Colorful hair can be exhilarating, but after the blue begins to fade to a murky green, or you've become tired of scrubbing your shower to try to clean up what looks like a massacre of unicorns each time you wash your hair, you may be ready for a change.
While color dyes such as Manic Panic or Punky Color are semi-permanent and fade with each wash, be it that you're ready to move from blue to purple, are tired of the upkeep or wish to blend in again with a natural hair color, that blue hair color may not be fading fast enough.
If a pricy salon visit is out of your budget, are there any at-home methods of color hair dye removal that actually work? It turns out, yes: But there's a bit of a catch.
Method: Dandruff shampoo and baking soda
When soliciting Google for wisdom on how to remove blue dyes, one of the first suggested methods is combining dandruff shampoo with baking soda. Dandruff shampoos have a higher pH level, and baking soda is a natural bleach, so (theoretically) the combination of the two works wonders at lightening stubborn dyes.
Writer Ivy St. Ive, who has worked as a hair model and had her hair dyed every shade of the rainbow, tested out this method after being left with purplish black hair upon dying her hair at home. While it took a while, she says dandruff shampoo and baking soda worked to help lighten the color. "I mixed two tablespoons into a small bottle of Head and Shoulders and washed every day. I'd say it lightened up in three or four months, enough to the point where my brown roots weren't noticeable," she said in a phone interview.
Beauty blogger Emmy Geraghty of That Cheap Bitch also saw success with this method. "The way [removing Manic Panic] that worked the best was the dandruff shampoo mixed with baking soda. It's pretty hard on your hair, so make sure to use a super conditioning conditioner afterwards," she said in a phone interview.
Method: Color Oops
If using what you have at home to remove color has not impressed you, it may be tempting to spend $14 on a product like Color Oops, which claims to "take you back to your original color."
However, according to New York City-based hairstylist Hayleigh Hatcher, who previously shared advice with Mic on how to seamlessly transition between unnatural hair dyes, products like this aren't worth your time or money.
"Products like Color Oops will certainly have an affect on your hair's tone... it's just not a good one!" Hatcher wrote via email. "Every strand of hair is made of three parts: roots, mid-shaft and ends. Each section of each strand is very different from the next. The porosity, density and strength differs which causes a different reaction throughout the strand to products and treatments. This leads to an uneven, spotty, or stripy, look."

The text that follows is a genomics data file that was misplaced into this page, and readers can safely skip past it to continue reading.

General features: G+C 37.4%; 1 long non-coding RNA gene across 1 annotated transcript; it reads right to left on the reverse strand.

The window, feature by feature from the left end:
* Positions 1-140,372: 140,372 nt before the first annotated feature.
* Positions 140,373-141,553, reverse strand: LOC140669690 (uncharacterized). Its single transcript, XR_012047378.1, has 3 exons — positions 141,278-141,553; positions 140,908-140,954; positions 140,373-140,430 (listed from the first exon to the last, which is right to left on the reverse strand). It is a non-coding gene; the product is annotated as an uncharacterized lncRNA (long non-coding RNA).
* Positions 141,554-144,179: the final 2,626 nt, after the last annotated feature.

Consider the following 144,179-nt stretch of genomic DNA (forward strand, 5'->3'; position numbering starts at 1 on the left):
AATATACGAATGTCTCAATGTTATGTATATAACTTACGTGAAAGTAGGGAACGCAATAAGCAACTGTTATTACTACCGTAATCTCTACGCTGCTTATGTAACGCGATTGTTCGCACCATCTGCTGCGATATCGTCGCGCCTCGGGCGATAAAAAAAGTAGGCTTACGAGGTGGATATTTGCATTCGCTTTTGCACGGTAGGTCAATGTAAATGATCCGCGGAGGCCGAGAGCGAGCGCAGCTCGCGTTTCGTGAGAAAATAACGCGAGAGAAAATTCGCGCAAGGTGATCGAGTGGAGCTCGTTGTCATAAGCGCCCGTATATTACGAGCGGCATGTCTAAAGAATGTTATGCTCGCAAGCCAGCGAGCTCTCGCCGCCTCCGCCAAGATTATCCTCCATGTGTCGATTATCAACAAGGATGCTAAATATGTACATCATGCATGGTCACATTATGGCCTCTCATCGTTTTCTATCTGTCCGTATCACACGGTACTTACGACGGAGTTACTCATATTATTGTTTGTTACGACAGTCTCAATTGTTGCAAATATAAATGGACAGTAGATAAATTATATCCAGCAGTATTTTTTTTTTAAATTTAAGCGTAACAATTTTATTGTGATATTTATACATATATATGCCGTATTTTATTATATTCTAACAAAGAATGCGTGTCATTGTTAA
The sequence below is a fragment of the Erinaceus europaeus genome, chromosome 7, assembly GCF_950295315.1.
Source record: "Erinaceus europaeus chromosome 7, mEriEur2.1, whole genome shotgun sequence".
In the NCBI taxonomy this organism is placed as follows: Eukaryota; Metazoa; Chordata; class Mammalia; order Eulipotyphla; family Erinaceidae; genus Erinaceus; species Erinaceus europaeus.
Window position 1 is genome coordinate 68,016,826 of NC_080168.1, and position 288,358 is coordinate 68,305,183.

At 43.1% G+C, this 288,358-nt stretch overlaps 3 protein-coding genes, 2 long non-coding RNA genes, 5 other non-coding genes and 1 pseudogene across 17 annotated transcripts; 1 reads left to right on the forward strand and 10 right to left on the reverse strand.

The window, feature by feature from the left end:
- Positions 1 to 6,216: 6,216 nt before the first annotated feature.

Method: Lemon juice
As you may remember from sunbathing in high school, lemon juice is supposed to lighten your hair, and thus also lift dye from hair. While it's another method that is cheap and easy, as Ivy puts it, this method may be as ineffective at delivering results as when you tried to smoke oregano in 10th grade.
"I'm thoroughly unconvinced of the efficacy of that," she said. Hatcher confirmed that similar to dandruff shampoo and baking soda, while this may lightly lighten your hair, it's not strong enough to make a real difference.
Method: Vitamin C powder
Rather than mess with lemons, many beauty bloggers report going straight to vitamin C to remove color, by mashing up vitamin C tablets with shampoo. As Christina Seimenis explained in xoVain (where she detailed her experience trying the method to remove pink hair dye), the crushed up vitamin C should open up your hair cuticle just as lemon juice can.
"It definitely did lift some of the color, but I wasn't that impressed with the results," Seimenis said in an email. "If you need to lift color really quickly and effectively, I'd pass on that and go for something stronger, like a bleach bath."
The professional agreed. "Removing hair color at home is a dicey situation. While methods like vitamin C powder contain acids that may fade or strip down the color, they lack the strength to fully combat the situation," Hatcher said.
Method: Soap cap/bleach bath
A soap cap, also referred to as a bleach bath, involves mixing shampoo with bleach, and allowing it to sit on your hair under a cap for 20 minutes or so as your hair lightens. However, while less harsh than an undiluted bleach kit, trying bleach at home is still a precarious operation.
"The most effective way to remove hair color is a "soap cap," a mixture of shampoo and bleach," Hatcher said. "[However] what makes the soap cap so effective is the professional applying it. This should not be done at home."
The takeaway: Baking soda mixed with dandruff shampoo or adding vitamin C powder to your shampoo can lighten color — but don't expect it to remove all the dye in one sitting. Both methods take time and patience to remove color, and can be drying, so stock up on a nourishing conditioner. For instant results you may be doomed to bleach, and unless you're well-practiced in the art of at-home hair bleaching, if you need that purple out tomorrow — the salon splurge might be worth it.